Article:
Manuka Honey is thought to improve the skin's elasticity, repair damaged skin and regenerate new skin growth that is rich in collagen fibers and elastin. (Studies on experimental wounds in animals have demonstrated that topically applied honey stimulates collagen synthesis and improves collagen strength. Source)

Although there isn't much research done on the cosmetic benefits of honey it might be one of the best natural anti wrinkle products. At least for Cleopatra it was.

Manuka honey face moisturizing creams are available at Amazon

Medical Grade Honey for Wounds

Decades of research have shown to this honey to possess unique qualities that make it ideal for the management of chronic and acute wounds and burns. All kinds of ulcers such as diabetic foot ulcers but also stomach ulcers, insect and spider bites, minor cuts and burns, and infected wounds can be treated effectively. Several observational trials have pointed out this treatment to be more effective than any other treatment.

The crucial element for customers purchasing these Manuka honey based wound care products is to make sure it contains the right Manuka honey. This because not all Manuka honeys have these unique qualities.

Medihoney (from the Dermasciences company) brings medical grade (sterilized) Manuka honey products on the market. Medihoney wound dressings and gels were approved by the U.S. Food and Drug Administration in 2007. Because this company's products are developed in close collaboration with the experts in New Zealand these are the safe choice for customers.

Medihoney's wound dressings and gels work by promoting an optimal, moist and occlusive healing environment. The dressings easy to remove without disrupting the wound bed.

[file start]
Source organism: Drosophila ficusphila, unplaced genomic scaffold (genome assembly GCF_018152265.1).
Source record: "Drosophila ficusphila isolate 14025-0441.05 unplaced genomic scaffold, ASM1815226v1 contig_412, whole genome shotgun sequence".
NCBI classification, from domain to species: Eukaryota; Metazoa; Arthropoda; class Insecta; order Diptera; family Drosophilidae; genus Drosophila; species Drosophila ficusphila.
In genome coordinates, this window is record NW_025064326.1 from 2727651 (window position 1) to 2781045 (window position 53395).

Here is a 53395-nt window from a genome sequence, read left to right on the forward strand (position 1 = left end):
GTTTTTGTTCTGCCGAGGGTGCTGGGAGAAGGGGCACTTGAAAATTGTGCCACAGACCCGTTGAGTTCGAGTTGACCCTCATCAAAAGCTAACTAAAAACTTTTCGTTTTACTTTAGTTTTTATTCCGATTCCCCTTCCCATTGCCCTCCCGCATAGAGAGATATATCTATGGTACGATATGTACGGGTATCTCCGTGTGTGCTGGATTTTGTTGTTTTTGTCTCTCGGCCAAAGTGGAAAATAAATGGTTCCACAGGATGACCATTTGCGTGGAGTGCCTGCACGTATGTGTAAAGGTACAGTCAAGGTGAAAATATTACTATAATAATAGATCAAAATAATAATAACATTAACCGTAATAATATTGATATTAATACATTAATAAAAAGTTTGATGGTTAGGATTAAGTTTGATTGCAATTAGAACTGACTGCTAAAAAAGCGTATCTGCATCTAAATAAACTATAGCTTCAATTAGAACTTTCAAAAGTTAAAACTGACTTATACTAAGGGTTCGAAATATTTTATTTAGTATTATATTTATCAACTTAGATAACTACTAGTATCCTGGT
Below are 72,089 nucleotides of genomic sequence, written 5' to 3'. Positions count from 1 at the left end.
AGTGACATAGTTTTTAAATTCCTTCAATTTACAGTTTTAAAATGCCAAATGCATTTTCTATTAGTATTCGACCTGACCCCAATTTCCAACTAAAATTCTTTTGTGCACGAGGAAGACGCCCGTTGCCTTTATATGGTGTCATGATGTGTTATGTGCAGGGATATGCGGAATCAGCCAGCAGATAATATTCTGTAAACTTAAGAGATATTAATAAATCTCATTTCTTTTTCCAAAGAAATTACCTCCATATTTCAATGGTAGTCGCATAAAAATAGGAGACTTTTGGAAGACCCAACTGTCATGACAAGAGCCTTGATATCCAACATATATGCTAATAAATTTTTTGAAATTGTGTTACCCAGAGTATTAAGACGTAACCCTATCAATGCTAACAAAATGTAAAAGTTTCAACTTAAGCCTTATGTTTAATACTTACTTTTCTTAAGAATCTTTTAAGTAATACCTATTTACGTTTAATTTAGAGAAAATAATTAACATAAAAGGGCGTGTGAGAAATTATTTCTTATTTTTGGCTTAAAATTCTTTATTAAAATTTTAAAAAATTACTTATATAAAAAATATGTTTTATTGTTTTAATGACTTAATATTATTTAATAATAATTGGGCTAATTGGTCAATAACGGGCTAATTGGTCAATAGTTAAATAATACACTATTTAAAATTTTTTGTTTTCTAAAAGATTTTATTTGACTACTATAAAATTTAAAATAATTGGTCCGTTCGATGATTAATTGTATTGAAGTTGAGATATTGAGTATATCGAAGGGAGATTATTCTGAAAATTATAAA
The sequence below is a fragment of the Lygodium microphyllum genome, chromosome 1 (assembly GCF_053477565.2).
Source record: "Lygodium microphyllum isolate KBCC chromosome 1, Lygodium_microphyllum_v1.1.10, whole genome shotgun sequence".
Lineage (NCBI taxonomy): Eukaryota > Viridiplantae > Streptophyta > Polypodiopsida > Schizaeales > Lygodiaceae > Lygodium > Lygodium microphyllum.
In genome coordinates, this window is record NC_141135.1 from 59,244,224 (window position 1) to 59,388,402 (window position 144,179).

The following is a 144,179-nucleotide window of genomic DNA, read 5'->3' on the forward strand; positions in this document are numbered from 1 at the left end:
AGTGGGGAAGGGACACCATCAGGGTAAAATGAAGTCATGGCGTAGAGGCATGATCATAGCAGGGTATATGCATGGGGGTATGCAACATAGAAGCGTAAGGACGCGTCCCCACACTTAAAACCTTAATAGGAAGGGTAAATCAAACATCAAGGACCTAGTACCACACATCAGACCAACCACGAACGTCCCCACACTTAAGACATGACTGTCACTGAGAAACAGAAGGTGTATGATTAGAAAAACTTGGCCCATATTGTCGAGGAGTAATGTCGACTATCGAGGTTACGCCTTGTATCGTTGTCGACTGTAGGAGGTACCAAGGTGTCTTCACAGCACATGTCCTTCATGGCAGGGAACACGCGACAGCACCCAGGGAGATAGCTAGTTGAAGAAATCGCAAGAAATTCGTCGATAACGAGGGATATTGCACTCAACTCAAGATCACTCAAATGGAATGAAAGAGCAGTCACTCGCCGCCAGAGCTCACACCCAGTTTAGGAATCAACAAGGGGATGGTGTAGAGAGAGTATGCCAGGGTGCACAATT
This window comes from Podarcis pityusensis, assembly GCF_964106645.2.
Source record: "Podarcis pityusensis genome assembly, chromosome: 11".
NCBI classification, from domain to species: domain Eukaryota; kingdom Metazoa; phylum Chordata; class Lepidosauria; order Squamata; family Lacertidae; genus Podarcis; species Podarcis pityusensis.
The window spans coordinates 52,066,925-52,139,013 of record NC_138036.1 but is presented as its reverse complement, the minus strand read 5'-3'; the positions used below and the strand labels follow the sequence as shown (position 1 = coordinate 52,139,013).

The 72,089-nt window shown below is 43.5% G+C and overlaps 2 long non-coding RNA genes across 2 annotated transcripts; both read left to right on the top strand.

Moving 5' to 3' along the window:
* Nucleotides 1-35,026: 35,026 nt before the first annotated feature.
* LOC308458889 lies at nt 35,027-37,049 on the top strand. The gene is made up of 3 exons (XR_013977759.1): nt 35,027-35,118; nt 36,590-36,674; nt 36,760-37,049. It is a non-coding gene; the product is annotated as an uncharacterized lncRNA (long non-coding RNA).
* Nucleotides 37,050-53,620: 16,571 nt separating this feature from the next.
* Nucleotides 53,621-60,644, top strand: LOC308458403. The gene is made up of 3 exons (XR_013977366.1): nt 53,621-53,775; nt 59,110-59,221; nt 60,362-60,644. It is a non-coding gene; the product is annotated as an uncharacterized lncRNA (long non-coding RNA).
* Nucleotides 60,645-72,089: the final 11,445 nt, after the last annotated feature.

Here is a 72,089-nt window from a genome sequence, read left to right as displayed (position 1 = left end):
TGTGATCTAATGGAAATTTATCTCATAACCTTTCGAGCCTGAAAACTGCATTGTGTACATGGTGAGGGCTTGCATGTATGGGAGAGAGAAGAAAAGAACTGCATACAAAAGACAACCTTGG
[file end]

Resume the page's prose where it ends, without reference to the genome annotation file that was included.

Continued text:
The effective wound paste can be purchased on Amazon

How Does Manuka Honey Work?

Many different studies have shown evidence for Manuka honey's curative power. As all honey's do, Manuka honey inhibits bacterial growth. Major difference is that (some batches of) Manuka are far more potent than other honeys.

Research has also shown the powerful anti microbial, anti bacterial and antibiotic properties of these batches of honey. Scientists suggest this stems from its high acidity, the osmotic effect (absorbing harmful fluids out of tissue), while at the same time creating a moist environment when applied to wounds.

The potent New Zealand honey has proven to be effective against the antibiotic resistant staph infection called MRSA. Research has also shown this natural product, or at least medical variants of it, to be able to cure wounds where other treatments failed. More precise, infections are prevented and or fought off and the healing process (granulation) is stimulated.

Furthermore, studies have shown it to cure gastroenteritis (stomach flu) and offer relief for acid reflux and stomach ulcers.

Patients should ask surgeons about using honey to heal wounds

"Surgeons are being advised to consider the supermarket as well as the drugs cupboard when it comes to effective wound healing, ...

.....And patients who’ve undergone surgery should ask their doctors whether they should apply honey to their wounds to speed up healing and reduce infection.

“Honey is one of the oldest foods in existence and was an ancient remedy for wound healing” explains lead author Dr Fasal Rauf Khan from North West Wales NHS Trust in Bangor. “It was found in the tomb of King Tutankhamun and was still edible as it never spoils.”

Honey is enjoying a revival as more reports of its effectiveness are published, he adds.

Read the rest of this article here